Cloud Vendor vs. Cloud Broker: What's the Difference?

John Storts
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Cloud vs. Cloud: Private Cloud Collaboration More Affordable than Office 365 

With all the hoopla surrounding the cloud, it can be hard to keep all the acronyms, phrases and terms straight. Know what a cloud broker does versus a cloud vendor? Can you tell the difference between IaaS and PaaS? What are the features of a private cloud?

The National Institute of Standards and Technology (NIST) “dictionary” of cloud-related terms helps you navigate the alphabet soup of buzzwords and concepts.

This resource lists nearly 70 entries to help you make sense of this burgeoning trend and includes terms such as:

  • Cloud-subscriber-user — A user of a cloud-subscriber organization who will be consuming the cloud service provided by the cloud-provider as an end user. For example, an organization's email user who is using a SaaS email service the organization subscribes to would be a cloud-subscriber's user.
  • Virtualized Infrastructure Layer — Entails software elements, such as hypervisors, virtual machines, virtual data storage, and supporting middleware components used to realize the infrastructure upon which a computing platform can be established. While virtual machine technology is commonly used at this layer, other means of providing the necessary software abstractions are not precluded.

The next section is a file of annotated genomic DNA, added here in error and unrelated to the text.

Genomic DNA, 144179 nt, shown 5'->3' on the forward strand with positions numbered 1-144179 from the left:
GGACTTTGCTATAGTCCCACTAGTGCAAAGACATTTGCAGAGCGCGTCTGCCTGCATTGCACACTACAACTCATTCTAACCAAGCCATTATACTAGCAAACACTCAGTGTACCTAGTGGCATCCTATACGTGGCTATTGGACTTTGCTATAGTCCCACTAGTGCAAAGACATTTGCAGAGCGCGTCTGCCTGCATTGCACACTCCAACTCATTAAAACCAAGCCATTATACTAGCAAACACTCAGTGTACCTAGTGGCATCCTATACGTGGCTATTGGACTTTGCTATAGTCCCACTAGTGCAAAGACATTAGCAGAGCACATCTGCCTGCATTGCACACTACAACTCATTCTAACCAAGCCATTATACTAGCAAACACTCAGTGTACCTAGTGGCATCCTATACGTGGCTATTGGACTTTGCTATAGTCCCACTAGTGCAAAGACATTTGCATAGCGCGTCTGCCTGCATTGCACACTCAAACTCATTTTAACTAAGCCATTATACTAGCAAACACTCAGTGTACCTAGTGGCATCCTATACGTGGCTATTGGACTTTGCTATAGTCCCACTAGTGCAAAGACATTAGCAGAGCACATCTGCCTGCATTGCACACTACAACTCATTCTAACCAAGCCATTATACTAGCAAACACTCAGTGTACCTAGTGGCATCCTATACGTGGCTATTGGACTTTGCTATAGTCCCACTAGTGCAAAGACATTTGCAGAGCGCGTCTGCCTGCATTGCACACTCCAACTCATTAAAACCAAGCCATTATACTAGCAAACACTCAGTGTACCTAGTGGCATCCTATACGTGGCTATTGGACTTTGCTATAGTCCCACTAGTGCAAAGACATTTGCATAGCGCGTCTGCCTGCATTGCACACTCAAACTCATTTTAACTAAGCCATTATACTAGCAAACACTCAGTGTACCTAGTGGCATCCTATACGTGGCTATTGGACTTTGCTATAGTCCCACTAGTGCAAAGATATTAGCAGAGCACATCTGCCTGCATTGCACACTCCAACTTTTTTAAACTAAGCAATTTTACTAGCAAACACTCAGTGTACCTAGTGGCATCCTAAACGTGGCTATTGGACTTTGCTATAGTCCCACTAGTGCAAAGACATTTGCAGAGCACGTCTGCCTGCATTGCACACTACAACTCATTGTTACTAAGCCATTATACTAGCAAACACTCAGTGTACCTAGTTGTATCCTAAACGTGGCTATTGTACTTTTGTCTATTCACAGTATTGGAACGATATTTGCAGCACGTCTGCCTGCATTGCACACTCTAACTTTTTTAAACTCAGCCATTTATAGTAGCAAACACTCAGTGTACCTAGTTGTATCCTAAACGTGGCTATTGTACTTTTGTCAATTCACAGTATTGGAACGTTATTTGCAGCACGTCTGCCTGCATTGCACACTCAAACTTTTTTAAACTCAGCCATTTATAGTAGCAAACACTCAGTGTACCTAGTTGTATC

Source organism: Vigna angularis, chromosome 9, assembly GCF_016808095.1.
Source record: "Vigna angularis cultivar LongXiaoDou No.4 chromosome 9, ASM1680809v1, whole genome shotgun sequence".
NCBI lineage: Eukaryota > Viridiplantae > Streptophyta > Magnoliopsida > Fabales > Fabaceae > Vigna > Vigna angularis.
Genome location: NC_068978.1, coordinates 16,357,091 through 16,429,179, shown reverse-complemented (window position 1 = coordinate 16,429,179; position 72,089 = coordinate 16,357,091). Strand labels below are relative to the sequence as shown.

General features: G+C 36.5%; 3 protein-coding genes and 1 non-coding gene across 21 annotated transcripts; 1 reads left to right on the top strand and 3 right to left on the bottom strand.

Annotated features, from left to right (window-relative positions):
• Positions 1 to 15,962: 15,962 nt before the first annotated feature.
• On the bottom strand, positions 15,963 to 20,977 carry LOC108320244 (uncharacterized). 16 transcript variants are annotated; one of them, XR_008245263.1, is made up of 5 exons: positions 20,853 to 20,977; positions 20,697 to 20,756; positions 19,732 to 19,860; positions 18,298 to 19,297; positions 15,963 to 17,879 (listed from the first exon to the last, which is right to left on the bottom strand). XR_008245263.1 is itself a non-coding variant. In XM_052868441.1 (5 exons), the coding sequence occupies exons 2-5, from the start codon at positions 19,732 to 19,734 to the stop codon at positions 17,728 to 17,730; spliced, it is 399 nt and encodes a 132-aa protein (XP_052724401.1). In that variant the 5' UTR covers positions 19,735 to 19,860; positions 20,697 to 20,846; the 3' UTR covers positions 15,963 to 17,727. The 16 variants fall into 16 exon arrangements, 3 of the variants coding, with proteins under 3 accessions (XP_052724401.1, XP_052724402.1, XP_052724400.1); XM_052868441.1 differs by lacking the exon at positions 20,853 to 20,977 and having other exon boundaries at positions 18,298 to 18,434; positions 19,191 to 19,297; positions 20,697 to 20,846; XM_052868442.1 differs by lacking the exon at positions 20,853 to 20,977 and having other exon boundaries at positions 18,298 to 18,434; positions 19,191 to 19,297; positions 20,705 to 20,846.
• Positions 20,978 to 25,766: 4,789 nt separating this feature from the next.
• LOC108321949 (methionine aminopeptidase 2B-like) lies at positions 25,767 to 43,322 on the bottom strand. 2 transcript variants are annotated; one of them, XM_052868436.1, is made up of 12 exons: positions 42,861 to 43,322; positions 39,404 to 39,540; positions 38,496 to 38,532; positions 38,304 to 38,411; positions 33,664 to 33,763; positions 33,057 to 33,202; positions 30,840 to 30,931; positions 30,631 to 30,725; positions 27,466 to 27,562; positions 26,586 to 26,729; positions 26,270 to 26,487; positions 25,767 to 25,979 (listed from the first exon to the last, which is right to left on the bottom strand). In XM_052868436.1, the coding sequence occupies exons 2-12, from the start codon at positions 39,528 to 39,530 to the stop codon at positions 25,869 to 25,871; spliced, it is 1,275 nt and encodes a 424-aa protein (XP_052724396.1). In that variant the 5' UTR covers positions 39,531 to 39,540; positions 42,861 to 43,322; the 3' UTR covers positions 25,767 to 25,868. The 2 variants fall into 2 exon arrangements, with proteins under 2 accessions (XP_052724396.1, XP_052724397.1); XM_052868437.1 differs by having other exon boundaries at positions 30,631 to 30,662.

• Community Cloud — The cloud infrastructure is shared by several organizations and supports a specific community that has shared concerns (e.g., mission, security requirements, policy, and compliance considerations). It may be managed by the organizations or a third party and may exist on premise or off premise.

See any glaring omissions from this list? Please feel free to comment below.

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